Yamaha Tracer 700 Sport-Tourer Debuts for Europe

There are two big things to note with the debut of the Yamaha Tracer 700 in Europe today. One, Yamaha firmly believes in the future of the sport-touring segment; and two, the Japanese brand is getting excellent mileage out of its three-cylinder and two-cylinder machines that comprise its new FZ/MT line of motorcycles. As such, the Yamaha Tracer 700 offers to be a fun and affordable machine for those riders who find themselves many miles down the road after a “spirited” ride. With bike sales in Europe finally on an upward trend, Yamaha hopes that the release of the Tracer 700 is well-timed, and of course the brand has more models in the works that are based on the same 689cc parallel-twin power plant.

Is BMW Working on 300cc GS Model?

When the BMW G310R arrived, the German brand indicated that the small-displacement street bike would be the first of many model based on the 313cc platform. Now it seems that the first iteration is ready to drop, with news that BMW Motorrad is working on a G310R-based adventure-touer model. According to Motorcycle Sport and Leisure, BMW Motorrad UK’s Director Phil Horton has confirmed that a BMW G310GS model will debut, perhaps in time for the 2017 model year, saying “new models aside, the line-up isn’t as comprehensive as it needs to be. But there are plenty more bikes to come, including, hopefully in 2017, a G310R GS-style derivative.” The idea of small-displacement ADV machine does mimic what we have been seeing from other brands.

EPA Withdraws Racing Emissions Proposal

If you have a modified track-only motorcycle, then we have some news to share that you will enjoy, as the Environmental Protection Agency (EPA) has withdrawn proposed language that would have specifically given it the ability to regulate the emissions of production vehicles that were being used at track days or similar events. The proposed rule caused quite a storm in automotive enthusiast circles, as it would have affected racing and recreational uses of products that have been sold under “race use only” provisions for years. Of course, the larger issue at stake here was the continued selling of race parts to street enthusiasts. Still, since it is hard to find a motorcycle on the road these days that hasn’t seen its emissions equipment modified, it doesn’t surprise us to see the backlash coming from the motorcycling community.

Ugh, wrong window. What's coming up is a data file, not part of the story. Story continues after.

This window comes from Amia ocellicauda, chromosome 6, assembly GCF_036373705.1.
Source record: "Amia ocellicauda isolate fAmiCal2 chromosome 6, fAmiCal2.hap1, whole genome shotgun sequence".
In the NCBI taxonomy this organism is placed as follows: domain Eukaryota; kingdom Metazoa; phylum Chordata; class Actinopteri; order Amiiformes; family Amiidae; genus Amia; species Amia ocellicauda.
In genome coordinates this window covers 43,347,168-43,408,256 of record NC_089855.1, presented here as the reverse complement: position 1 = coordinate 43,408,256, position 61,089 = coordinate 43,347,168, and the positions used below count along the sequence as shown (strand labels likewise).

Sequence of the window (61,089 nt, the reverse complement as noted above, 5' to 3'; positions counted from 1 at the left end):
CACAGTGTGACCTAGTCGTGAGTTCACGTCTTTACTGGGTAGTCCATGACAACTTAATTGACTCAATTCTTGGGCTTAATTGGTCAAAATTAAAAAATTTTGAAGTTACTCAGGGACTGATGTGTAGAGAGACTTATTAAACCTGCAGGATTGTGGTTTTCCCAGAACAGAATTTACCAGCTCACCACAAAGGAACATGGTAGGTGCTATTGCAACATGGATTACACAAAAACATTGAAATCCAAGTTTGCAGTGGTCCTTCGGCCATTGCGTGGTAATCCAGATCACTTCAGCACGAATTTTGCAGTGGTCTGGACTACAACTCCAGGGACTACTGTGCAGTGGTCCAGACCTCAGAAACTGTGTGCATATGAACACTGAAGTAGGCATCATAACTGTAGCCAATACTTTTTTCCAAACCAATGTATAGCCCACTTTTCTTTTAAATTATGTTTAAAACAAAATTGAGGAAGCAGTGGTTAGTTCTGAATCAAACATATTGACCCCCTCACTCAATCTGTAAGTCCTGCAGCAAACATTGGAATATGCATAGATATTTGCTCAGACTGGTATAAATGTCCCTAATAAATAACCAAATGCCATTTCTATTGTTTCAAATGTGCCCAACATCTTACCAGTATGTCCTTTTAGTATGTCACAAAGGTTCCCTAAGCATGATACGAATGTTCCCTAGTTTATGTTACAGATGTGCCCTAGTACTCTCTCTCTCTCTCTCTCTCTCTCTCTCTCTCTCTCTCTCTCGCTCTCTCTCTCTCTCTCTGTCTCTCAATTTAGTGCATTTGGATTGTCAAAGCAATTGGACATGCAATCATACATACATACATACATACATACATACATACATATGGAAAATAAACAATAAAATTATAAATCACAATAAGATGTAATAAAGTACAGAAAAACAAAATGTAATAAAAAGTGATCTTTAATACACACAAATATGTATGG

Honda Halts Operations at Its Kumamoto Factory After Earthquakes Strike Japan

If you have been following mainstream news, you will know that the Pacific Rim has been active with earthquake activity these past few days. In addition to the devastating movements in Ecuador, Japan has been rocked by a series of earthquakes as well, two of which have centered on the Kumamoto prefecture of the country. If that names sounds familiar to motorcycle enthusiasts, it is because Kumamoto is Honda’s mothership for motorcycle production. As such, Honda is halting the operations of its Kumamoto factory, thru the rest of this week (ending April 22, 2016). Honda says that its subsequent production plans will be determined according to facility restorations and component supply.

Lorenzo To Ducati: Why It Happened & What Happens Next

In case you missed it, Jorge Lorenzo has signed with Ducati Corse for the 2017 and 2018 MotoGP World Championship seasons. It is not so much that team bosses never appear in pre-event press conferences, but rather that such appearances are vanishingly rare, and often momentous. If Jarvis is not there to discuss Lorenzo’s move to Ducati, then something has gone very awry indeed. We have been here before, of course. When Valentino Rossi finally announced he would be moving to Ducati in 2010, a similar procedure was adopted. So taking account of the lessons from that move, and of Rossi’s return to Yamaha, let us gaze into our crystal ball and see what we can expect for the upcoming days.

It’s Official, Jorge Lorenzo Will Race with Ducati Corse

As expected, the announcement dropped today that Jorge Lorenzo will be leaving the Movistar Yamaha team at the end of this season, for a new racing opportunity with Ducati Corse. Details are light at this time, mostly because of Lorenzo’s ongoing contract with Yamaha Racing for the rest of the MotoGP season, but we do know that the Spaniard has inked a two-year with the Italian outfit. Lorenzo’s move to Ducati will mean a cascade of changes in the MotoGP paddock, with the next phase of the silly season process likely to focus on who will replace him as Valentino Rossi’s teammate. Good money is on Maverick Viñales, but as we pointed out in the latest Paddock Pass Podcast episode, Suzuki has redoubled its efforts to retain the young Spanish rider.

FZ-07 Powered Yamaha Super Ténéré Spotted